90166 - Public Health And Law

Course Unit Page

SDGs

This teaching activity contributes to the achievement of the Sustainable Development Goals of the UN 2030 Agenda.

Good health and well-being Quality education

Academic Year 2021/2022

Learning outcomes

Law is an important tool for improving the public’s health. At the end of this course students will learn about the government’s authority to address public health issues. Right to health is protected/guaranteed by public authorities and legal institutions both at the national and EU level. We will start by focusing on Italy where national health service is statutorily required to guarantee the uniform provision of comprehensive care throughout the country. However, this is complicated by the fact that responsibility for healthcare is shared between the central and local governments. This leads to large and growing differences in regional health service organisation and provision. In the second part of the course we will discuss how EU policies influence the legislation of Member States and how they protect community health. Particular attention will be given to the role of European agencies (such as EMA and EFSA), as agencies that aim to protect the health of European citizens by monitoring health-related areas.

Course contents

Introduction: Italian constitution – principles – Right to health.

National health service.

National agencies.

European Union level: principles – Treaty on European Union and Treaty on the Functioning of the European Union.

European Union agencies.

Relates topic: health – food; health – environment.

Last lectures will be dedicated to the student presentations.

Readings/Bibliography

At the end of the lessons contact the Professor for the updated list of materials useful for preparing the exam

REPORTS:

OECD Health at a glance: Europe

https://www.oecd-ilibrary.org/social-issues-migration-health/health-at-a-glance-europe-2020_82129230-en

OECD State of Health in the EU - Italy: Country Health Profile 2019

State of health in the EU:

COM 2018 233 (Digital transformation of health and care in the Digital Single Market; empowering citizens and building a healthier society);

COM 2012 736 (eHealth Action Plan 2012-2020 - Innovative healthcare for the 21st century)

ARTICLES:

1. A. Fioritti, Is freedom (still) therapy? The 40th anniversary of the Italian mental health care reform, Epidemiology and Psychiatric Sciences (2018), 27, 319–323. doi:10.1017/S2045796017000671.

2. Marcadelli S., Stievano A., Rocco G. (2019), Policy proposals for a new welfare: the development of the family and community nurse in Italy as the key to promote social capital and social innovation. Primary Health Care Research & Development 20(e109): 1–8. doi: 10.1017/S146342361800083X.

3. S. Nuti, C. Seghieri, Is variation management included in regional health care governance systems? Some proposals from Italy, Health Policy 114 (2014) 71– 78.

DIGITAL HEALTH:

1. Amanda K. Hall, Jay M. Bernhardt, Virginia Dodd and Morgan W. Vollrath, The Digital Health Divide: Evaluating Online Health Information Access and Use Among Older Adults, in Health Education & Behavior, Vol. 42, No. 2 (April 2015), pp. 202-209.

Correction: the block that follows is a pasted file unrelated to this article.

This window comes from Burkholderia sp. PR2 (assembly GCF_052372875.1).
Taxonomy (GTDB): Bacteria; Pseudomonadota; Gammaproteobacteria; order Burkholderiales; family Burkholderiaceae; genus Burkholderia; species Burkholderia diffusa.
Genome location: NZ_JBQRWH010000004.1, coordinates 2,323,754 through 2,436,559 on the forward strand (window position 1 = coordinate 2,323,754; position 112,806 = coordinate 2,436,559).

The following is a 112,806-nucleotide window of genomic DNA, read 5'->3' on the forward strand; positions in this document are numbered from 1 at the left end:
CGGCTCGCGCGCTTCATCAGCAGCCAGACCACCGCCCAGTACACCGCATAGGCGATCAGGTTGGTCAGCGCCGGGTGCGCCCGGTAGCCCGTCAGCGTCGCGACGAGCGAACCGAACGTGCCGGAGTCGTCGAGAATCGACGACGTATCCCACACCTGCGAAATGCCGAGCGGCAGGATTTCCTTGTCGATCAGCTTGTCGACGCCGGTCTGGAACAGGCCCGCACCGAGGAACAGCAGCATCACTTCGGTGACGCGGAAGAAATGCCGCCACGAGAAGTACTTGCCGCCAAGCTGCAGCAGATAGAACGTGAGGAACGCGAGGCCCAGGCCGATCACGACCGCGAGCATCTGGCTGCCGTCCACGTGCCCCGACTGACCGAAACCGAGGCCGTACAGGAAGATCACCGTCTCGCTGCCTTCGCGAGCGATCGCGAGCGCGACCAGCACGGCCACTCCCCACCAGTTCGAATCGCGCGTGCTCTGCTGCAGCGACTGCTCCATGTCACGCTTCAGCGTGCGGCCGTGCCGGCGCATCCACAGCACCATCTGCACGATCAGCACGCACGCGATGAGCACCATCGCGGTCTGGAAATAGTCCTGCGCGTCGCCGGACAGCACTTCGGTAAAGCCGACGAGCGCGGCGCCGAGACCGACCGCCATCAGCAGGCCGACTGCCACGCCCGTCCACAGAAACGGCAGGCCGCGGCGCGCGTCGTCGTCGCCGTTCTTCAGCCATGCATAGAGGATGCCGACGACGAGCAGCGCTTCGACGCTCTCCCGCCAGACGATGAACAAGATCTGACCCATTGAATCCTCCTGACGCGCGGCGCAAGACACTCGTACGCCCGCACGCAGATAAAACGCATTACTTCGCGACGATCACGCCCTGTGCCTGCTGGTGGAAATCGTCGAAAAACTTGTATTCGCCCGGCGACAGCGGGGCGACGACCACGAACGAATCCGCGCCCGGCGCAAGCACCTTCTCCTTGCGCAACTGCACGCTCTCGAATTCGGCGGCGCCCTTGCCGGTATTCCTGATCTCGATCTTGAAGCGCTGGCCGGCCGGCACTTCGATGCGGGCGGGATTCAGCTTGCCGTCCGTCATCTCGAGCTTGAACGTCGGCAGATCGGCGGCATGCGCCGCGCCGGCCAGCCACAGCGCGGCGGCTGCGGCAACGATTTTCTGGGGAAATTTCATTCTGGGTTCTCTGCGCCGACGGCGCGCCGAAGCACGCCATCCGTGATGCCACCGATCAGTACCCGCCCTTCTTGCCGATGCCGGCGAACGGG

2. Sarah Wallcook and Karen Morris, Supporting Digital Health and Digital Inclusion. The Journal of Corporate Citizenship , No. 68, Special Issue: Leading Wellbeing in Rural Contexts (December 2017), pp. 82-94.

FOOD:

1. Wieke Willemijn Huizing Edinger, Food Health Law: A Legal Perspective on EU Competence to Regulate the 'Healthiness' of Food, European Food and Feed Law Review, Vol. 9, No. 1 (2014), pp. 11-19.

2. Sukhada Khedkar, The EU health claims regulation: implications for innovation in the EU food sector, British Food Journal, Vol. 118 No. 11, 201

6, pp. 2647-2665.

ENVIRONMENT:

1. Zofia Wysokinska, The “New” Environmental Policy Of The European Union: A Path To Development Of A Circular Economy And Mitigation Of The Negative Effects Of Climate Change, 2016, Comparative Economic Research, Volume 19, Number 2, 2016.

2. Daniel Badulescu , Ramona Simut , Alina Badulescu and Andrei-Vlad Badulescu, The Relative effects of Economic Growth, Environmental Pollution and Non-Communicable Diseases on Health Expenditures in European Union Countries, 2019, International journal of Environmental Research and Public Health 2019, 16, 5115; doi:10.3390/ijerph16245115.

SMART CITIES:

1. Mark J. Nieuwenhuijsen; Urban and transport planning, environmental exposures and health-new concepts, methods and tools to improve health in cities. Environmental Health, 2016, 15.

2. Agusti Solanas, et… , Smart Health: A Context-Aware Health Paradigm within Smart Cities. IEEE Communications Magazine, August 2014.

Teaching methods

The course will be taught using a wide variety of formats, including lectures, seminars, classroom discussions, and students presentations.

Assessment methods

Oral Exam

The final grade will be based upon:

70% final exam

30% class participation

Evaluation criteria:

18-23: the student has sufficient preparation and analytical skills, spread however, over just few topics taught in the course, the overall jargon is correct

24-27: the student shows and adequate preparation at a technical level with some doubts over the topics. Good, yet not to articulate analytical skills with the use of a correct jargon

28-30: Great knowledge about most of the topics taught in the course, good critical and analytical skills, good usage of the specific jargon

30L: excellent and in depth knowledge of all the topics in the course, excellent critical and analytical skills, excellent usage of specific jargon.

Teaching tools

Power point presentations.

Office hours

See the website of Beatrice Bertarini